Okray Family Farms
of the Journal
When Ed Okray was a kid, he plowed potato fields using a team of horses. Doing it the old way, it took five weeks to plow the 110-acre Okray family farm, he said.
“Now, we plow it in half a day,” said Ed, who in his 81 years has seen how Plover’s agricultural boom led to the growth the village has experienced in recent years. Potato farming has been the family’s lifeblood ever since his grandfather, John Okray, first tilled the soil in the town of Carson in the late 1800's.
“My grandfather was a trader in Chicago, and he had real estate,” Ed said. “In 1893, depression hit and he moved here. Someone sold him a farm on Mill Creek.” So began the story of Okray Family Farms and its contribution to agricultural and municipal growth in what is now the village of Plover.
The family farm started with John and his son, Joseph Sr., and was passed on to Ed, who recently turned over the company's presidency to his brother, Joseph Jr.
Joseph A. Okray III and Richard Okray, sons of Joseph Jr., have grown up with the company as have Edward A. Okray and Christoper Okray, Ed’s nephews. Other family members including James J. Okray, Alois S. Okray and Mike Finnessy, who married into the Okray family, are also key players in the business.
But had it not been for the efforts of Ed’s father, Joseph Sr., irrigation and potato processing operations may never have come to spark that growth, Ed said as he told the story.
Once Joseph Sr. got into farming, he established the Joseph Okray and Bros. Company in 1905. The family farm employed tenant farmers who tended to hay, potatoes and cattle. The Okray business also sustained itself through the trading and selling that John had begun in Portage County. “We owned all the land on the west side of Stevens Point on Highway 10,” Ed said of his family. “We had cattle on it and ran it.”
Hard times befell county potato growers in the early 1900s, though. Drought hindered planting in already dry soils, Ed said. And the influx of potato harvesting led to a drop in prices. Farmers just got sick of making too little for their crops, Ed said. As a potato grower, Okray Produce was out of business, he said. But the company kept itself alive through other crops and business ventures.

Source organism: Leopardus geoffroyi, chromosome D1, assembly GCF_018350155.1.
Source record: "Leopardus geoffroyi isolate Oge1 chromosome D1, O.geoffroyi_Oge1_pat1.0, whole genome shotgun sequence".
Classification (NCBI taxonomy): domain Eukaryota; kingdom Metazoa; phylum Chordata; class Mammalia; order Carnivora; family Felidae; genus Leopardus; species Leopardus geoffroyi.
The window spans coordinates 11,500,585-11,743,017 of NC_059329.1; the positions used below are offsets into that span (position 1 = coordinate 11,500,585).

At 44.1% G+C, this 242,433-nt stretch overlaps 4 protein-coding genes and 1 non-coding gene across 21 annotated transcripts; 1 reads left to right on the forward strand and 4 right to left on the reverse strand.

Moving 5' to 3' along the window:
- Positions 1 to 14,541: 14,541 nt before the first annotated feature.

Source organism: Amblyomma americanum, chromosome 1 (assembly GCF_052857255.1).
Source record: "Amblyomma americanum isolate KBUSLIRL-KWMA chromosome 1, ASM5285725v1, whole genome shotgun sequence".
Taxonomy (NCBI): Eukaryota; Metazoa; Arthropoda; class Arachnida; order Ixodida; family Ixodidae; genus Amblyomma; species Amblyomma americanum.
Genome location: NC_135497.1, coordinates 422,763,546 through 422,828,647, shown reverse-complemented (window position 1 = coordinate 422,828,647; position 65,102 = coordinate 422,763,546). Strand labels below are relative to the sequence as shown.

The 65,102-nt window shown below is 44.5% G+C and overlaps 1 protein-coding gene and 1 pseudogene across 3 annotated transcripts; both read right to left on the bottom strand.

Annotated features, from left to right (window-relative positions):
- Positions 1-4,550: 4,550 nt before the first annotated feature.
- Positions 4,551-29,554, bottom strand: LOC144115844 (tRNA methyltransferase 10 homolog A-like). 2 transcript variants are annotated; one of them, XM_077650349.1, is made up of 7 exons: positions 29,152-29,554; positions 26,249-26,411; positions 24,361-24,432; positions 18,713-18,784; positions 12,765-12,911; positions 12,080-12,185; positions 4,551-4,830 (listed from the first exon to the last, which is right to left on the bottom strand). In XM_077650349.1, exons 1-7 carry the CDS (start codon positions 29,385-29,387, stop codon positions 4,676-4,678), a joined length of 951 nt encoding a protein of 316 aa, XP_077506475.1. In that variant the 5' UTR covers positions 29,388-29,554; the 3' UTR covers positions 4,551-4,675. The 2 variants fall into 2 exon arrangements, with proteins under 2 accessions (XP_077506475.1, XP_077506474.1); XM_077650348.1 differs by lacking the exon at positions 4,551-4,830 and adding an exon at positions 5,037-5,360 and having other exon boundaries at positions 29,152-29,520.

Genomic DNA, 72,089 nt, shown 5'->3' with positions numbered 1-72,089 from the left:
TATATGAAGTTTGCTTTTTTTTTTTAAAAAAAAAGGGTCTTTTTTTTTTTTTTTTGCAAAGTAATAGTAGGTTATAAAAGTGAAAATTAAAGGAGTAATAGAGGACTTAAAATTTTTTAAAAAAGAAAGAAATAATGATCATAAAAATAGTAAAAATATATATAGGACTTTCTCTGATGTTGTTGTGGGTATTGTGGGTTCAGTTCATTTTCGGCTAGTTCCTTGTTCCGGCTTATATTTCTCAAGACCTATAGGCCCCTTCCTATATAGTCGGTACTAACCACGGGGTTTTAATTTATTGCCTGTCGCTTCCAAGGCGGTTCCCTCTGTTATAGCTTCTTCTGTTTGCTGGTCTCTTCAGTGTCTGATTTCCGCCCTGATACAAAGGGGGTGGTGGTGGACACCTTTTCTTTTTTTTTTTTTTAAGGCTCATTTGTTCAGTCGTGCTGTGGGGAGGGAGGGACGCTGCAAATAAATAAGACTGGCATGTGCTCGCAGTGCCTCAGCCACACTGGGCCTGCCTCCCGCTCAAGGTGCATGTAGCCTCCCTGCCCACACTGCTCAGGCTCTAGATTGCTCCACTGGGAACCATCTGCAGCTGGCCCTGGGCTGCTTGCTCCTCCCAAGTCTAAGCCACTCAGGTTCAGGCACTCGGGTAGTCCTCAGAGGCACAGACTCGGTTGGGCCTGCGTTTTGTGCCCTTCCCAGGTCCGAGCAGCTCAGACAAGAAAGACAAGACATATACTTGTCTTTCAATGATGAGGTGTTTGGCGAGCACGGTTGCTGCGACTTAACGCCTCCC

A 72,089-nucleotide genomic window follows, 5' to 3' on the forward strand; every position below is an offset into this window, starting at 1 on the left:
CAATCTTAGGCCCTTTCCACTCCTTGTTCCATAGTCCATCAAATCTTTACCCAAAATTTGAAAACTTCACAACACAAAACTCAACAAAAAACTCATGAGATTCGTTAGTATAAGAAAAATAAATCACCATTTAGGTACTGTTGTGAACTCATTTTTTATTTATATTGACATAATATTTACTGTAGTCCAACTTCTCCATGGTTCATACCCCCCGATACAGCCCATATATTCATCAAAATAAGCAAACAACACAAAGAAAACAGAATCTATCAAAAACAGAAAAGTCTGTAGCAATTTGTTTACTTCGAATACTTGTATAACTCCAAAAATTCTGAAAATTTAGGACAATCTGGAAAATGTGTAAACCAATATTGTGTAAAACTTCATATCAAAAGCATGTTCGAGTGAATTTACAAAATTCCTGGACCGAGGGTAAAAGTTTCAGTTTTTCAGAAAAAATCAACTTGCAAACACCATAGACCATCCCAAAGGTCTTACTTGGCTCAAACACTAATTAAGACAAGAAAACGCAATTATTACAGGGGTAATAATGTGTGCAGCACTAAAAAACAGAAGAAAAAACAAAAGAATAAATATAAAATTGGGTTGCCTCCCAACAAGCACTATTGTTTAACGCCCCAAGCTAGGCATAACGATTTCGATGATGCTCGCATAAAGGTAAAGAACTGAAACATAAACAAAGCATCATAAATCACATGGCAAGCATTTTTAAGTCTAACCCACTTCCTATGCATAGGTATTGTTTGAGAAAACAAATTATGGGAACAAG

During the depression of the 1930s, the Okrays bought up farm land in Plover, marking Its first influence on the town. “1934 was the last year farmers grew potatoes,” Ed said. The company shrewdly began buying up defunct farms during the slump. “We bought out farms from banks in 1934 and UC35,” he said. “We tried to grow potatoes on sandy land,” but the crops produced little.
Irrigation seemed to be the only answer to the problem, Ed said. The company tried to buy aluminum pipe that would route badly need water onto its fields. “Then along came the war, and we couldn’t get pipe,” he said. The country, forced into rationing its resources, couldn’t spare the aluminum for things like Irrigation systems.
By the time the war was over, Okray Produce had acquired several thousand acres of land. “Then we were able to get it going,” Ed said. Irrigation companies that moved into the Plover area and their systems improved the land “10 times as good as when we bought it.”
The obvious next step toward improving business was to attract potato buyers. It wasn’t long before big-name potato processors like American Potato, the former Celestial Farms and Ore-Ida moved in with the Okrays’ encouragement. Del-Monte, another national food processor, eventually moved in, too, bringing more business and new residents into the village of Plover.
Other still prominent potato growers were also attracted into business. In the early 1950's, Clarence Worzella started up his family potato business, Ed said.
Although the Okrays weren’t the first to utilize irrigation, according to Malcolm Rosholt in “Our County Our Story,” the Okrays were instrumental in attracting irrigation companies to the area. “We knew there was plenty of water underneath, so we brought in well drillers from Nebraska,” Ed said. Having led the effort to establish the Bank of Plover (now M & I First National Bank of Plover), Ed and his bank loaned money to farmers to buy Irrigation equipment rather than watch them move on to buy more suitable land.
Okray Family Farms now grows at least 2,000 acres of potatoes each year. Another 4,000 acres produces other crops.
Through it all, the farms that seemed to keep their heads the highest above water were the ones whose families dedicated themselves to farming, Ed said. When agriculture hit bad times, “kids took off” and found jobs off the family farm, he said.
“Good, strong, farm families stayed together,” Ed said, making references to
the Firkus, Burns and Worzella families, as well as his own.